Poll: Congress Risks Voter Backlash For Letting Unemployment Benefits Expire


Unemployed workers waiting to enter a career fair

Republicans could face voter backlash in their home districts for failing to extend long-term unemployment benefits expiring at the end of the month. According to a new poll from Public Policy Polling, a clear majority of voters in five Republican districts support continuing unemployment benefits for Americans unemployed for longer than six months. PPP found that most Republican voters are at odds with GOP lawmakers who are letting funds dry up. Without congressional action to extend the Emergency Unemployment Compensation fund, 1.3 million Americans are about to lose their only income lifeline.

At least 63 percent of voters for district seats held by Mike Coffman (R-CO), Dan Benishek (R-MI), Rodney Davis (R-IL), and Gary Miller (R-CA), support continued benefits for the jobless. Constituents in House Speaker John Boehner’s district likewise support the program extension 63-34. These incumbents also face backlash from their own party. Not only do voters support unemployment benefits, but they also said it would factor into voting decisions. In each district, a plurality of voters answered they are less likely to vote for representatives who fail to extend the program.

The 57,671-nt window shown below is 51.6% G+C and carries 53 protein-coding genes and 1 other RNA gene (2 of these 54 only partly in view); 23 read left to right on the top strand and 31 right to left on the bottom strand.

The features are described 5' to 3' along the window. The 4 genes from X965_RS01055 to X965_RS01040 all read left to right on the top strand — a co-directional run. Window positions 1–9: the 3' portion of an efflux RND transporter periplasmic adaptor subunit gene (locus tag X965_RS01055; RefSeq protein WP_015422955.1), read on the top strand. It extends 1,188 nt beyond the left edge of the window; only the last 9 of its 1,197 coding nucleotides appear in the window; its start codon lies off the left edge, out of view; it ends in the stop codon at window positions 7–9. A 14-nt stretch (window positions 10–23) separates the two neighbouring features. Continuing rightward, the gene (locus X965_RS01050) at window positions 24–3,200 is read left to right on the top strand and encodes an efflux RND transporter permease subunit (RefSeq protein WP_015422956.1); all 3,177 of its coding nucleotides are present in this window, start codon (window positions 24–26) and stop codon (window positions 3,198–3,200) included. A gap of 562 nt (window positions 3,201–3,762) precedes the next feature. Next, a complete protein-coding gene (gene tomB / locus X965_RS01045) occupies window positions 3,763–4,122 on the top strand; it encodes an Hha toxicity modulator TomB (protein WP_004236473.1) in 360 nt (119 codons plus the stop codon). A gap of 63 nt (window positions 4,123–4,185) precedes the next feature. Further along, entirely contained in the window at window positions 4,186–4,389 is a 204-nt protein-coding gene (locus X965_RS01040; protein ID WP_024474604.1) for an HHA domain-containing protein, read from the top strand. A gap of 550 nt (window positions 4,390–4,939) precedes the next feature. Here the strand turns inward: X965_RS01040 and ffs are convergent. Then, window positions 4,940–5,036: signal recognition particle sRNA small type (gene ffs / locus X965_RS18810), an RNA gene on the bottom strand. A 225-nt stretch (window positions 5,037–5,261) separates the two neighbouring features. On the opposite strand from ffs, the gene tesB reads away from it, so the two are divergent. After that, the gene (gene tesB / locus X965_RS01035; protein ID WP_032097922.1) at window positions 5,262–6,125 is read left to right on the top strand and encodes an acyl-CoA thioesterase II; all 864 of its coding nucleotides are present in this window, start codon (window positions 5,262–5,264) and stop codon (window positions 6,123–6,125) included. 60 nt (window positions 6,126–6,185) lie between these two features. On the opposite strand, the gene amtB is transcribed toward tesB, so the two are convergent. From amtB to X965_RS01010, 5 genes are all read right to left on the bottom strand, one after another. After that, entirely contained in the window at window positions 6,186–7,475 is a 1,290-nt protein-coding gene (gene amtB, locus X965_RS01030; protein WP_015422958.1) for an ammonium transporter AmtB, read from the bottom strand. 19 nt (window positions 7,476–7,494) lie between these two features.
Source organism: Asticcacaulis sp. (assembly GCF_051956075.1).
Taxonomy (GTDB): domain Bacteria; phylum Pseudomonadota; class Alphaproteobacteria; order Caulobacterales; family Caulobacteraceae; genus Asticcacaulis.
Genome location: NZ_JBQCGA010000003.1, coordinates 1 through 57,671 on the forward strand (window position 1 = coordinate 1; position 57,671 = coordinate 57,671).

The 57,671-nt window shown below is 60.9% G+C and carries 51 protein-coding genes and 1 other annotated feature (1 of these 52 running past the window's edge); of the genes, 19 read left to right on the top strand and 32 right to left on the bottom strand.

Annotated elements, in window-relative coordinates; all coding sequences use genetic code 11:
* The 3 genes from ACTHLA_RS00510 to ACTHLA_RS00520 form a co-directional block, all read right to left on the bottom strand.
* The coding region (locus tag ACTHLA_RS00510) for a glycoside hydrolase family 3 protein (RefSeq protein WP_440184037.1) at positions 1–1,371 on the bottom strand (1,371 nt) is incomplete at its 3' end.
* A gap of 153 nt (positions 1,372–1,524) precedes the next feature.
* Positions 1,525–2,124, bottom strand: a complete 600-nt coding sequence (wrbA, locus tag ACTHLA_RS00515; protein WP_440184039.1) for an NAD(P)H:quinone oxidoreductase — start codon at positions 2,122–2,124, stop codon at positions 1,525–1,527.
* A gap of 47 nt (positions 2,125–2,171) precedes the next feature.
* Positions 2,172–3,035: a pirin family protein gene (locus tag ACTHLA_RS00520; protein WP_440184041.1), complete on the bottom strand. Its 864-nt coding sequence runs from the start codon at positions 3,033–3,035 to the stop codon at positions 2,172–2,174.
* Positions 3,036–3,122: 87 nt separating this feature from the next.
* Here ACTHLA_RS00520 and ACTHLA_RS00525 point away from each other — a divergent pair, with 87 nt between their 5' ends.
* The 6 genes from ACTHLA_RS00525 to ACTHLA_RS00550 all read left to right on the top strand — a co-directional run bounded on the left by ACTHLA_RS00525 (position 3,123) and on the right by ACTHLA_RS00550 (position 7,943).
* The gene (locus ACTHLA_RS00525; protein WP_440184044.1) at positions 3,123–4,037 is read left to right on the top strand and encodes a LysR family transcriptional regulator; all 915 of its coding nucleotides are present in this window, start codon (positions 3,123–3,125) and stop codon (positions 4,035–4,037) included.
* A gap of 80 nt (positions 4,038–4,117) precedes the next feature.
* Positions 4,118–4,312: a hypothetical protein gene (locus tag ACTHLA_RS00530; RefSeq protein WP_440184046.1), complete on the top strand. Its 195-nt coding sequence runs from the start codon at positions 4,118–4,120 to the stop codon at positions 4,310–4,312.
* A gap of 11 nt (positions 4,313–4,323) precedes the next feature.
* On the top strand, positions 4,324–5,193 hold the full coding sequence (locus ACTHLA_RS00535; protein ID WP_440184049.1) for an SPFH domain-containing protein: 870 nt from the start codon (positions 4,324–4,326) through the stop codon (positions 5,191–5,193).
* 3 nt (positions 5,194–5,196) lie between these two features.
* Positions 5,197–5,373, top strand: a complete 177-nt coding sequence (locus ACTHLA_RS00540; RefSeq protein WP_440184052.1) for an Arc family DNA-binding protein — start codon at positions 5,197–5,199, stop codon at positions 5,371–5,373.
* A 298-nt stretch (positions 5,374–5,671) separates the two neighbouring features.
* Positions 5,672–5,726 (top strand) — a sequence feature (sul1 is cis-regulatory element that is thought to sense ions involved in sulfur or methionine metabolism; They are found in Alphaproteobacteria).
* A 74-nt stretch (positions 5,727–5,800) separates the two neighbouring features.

While the unemployment rate has fallen in the last year, people who have been out of a job for several months face an especially harsh situation. More than one-third of unemployed people have been out of work longer than 27 weeks. Long-term unemployment rates are particularly high in California and Michigan, where 215,000 and 189,700 unemployed people will be affected.

Congress’ short-term budget deal does not touch the Emergency Unemployment Compensation fund, and Boehner has demanded matching cuts to other federal programs before the House considers an extension. Yet in the past, even GOP lawmakers have argued that the program is vital to the nation’s economic health.